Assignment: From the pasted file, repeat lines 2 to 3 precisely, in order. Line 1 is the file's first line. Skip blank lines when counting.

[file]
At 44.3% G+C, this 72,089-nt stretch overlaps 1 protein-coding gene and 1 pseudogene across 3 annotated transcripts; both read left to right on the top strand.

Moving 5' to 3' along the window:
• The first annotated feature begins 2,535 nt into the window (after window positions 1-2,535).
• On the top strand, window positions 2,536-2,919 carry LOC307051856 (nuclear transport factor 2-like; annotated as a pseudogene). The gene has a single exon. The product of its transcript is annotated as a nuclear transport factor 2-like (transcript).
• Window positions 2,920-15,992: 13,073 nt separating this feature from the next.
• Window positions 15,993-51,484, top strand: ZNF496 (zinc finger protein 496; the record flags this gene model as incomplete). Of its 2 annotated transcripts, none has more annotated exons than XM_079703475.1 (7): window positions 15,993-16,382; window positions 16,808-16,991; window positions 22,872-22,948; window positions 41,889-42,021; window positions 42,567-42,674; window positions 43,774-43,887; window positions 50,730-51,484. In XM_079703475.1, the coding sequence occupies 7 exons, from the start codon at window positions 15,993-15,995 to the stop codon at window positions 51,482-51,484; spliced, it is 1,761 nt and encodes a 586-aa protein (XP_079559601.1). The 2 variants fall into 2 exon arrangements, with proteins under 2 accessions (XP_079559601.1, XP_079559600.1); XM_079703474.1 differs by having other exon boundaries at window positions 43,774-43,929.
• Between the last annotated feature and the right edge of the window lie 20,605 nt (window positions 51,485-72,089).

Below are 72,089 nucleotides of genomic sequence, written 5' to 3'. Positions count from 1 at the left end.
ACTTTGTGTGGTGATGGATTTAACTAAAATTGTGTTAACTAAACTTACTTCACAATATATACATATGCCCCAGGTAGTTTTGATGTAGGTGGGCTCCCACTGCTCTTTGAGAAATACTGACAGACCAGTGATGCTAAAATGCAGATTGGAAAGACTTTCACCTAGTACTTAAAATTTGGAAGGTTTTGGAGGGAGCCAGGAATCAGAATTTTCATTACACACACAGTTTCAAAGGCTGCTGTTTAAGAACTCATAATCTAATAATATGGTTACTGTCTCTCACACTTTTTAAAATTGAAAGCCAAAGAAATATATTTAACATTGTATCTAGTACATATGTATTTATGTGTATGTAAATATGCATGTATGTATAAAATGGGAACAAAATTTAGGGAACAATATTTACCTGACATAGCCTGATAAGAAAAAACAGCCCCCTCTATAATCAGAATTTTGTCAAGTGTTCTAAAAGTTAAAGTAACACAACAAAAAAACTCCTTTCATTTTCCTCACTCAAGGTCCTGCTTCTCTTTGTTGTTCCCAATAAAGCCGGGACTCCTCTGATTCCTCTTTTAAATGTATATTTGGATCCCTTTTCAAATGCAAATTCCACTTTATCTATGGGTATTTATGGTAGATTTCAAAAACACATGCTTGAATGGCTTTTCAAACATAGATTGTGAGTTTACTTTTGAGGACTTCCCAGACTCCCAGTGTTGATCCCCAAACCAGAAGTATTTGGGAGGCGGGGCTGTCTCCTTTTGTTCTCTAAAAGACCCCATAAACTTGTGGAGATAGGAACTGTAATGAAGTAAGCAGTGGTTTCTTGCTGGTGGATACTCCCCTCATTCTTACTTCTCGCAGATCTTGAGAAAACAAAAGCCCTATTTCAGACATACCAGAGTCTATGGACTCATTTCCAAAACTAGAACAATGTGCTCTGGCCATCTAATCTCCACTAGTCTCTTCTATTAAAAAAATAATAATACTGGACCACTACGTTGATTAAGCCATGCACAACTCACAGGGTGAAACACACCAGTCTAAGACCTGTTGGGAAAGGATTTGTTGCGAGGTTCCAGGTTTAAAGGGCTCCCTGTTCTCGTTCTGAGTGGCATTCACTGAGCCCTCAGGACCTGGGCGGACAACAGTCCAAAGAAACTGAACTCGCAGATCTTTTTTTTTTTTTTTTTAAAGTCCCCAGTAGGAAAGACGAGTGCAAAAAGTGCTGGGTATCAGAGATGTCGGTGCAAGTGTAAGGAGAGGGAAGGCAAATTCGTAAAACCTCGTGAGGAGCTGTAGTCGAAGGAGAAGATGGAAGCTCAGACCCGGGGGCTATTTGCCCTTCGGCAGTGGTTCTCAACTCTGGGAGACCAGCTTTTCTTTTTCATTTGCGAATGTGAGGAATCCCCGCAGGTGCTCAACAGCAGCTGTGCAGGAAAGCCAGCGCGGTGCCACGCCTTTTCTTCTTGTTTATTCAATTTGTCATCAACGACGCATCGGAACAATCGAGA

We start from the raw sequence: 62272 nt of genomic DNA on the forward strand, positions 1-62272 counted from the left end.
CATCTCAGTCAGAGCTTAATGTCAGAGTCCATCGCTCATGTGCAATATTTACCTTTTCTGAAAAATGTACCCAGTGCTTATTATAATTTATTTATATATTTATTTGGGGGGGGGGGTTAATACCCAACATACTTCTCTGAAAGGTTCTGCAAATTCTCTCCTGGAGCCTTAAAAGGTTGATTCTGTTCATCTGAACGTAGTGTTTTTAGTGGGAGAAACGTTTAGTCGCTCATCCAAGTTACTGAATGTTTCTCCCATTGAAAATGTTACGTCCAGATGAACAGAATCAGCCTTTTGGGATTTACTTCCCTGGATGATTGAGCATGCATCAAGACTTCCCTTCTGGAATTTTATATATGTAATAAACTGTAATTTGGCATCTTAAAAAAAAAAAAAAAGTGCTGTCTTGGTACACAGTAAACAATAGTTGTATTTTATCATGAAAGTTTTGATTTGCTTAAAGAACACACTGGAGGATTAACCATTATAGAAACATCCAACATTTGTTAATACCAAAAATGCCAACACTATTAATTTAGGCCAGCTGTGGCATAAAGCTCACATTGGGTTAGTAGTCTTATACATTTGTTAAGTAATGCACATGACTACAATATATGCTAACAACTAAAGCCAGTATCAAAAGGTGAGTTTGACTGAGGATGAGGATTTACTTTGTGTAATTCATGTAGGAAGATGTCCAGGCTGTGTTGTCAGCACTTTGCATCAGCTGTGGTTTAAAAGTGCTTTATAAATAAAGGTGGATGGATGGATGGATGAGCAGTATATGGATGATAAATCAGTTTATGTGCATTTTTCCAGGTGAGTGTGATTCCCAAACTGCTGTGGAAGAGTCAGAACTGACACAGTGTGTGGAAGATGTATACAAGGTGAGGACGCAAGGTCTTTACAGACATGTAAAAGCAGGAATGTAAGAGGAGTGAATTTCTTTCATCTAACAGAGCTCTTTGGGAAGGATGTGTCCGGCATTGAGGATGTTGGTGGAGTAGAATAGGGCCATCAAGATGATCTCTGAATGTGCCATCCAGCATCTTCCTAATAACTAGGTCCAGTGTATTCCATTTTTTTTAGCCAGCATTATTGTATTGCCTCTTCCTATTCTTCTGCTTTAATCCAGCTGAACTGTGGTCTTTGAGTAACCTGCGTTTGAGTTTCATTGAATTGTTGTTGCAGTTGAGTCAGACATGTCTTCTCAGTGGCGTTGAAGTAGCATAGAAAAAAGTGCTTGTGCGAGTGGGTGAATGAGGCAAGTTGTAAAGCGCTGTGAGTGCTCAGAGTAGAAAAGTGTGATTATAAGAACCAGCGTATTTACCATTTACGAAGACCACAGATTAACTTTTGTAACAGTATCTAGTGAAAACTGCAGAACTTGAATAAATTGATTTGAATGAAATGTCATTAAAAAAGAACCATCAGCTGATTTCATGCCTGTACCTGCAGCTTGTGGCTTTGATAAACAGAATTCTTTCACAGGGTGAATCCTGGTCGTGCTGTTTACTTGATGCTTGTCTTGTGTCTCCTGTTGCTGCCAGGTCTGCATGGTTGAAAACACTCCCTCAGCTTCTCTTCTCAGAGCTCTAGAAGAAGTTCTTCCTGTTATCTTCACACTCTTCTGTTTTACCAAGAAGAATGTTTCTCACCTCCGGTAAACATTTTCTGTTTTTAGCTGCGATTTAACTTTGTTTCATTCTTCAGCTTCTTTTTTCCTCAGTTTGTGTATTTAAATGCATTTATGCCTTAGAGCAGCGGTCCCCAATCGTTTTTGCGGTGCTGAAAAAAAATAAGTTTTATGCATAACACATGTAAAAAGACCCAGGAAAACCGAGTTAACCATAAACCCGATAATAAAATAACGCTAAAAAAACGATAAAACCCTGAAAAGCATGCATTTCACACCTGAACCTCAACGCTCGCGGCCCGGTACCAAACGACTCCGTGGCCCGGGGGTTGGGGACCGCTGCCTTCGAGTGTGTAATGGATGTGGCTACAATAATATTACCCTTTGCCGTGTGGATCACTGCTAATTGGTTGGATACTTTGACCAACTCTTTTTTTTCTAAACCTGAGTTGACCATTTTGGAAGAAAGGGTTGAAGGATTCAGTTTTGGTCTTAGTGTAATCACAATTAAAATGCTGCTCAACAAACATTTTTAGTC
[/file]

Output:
Moving 5' to 3' along the window:
• The first annotated feature begins 2,535 nt into the window (after window positions 1-2,535).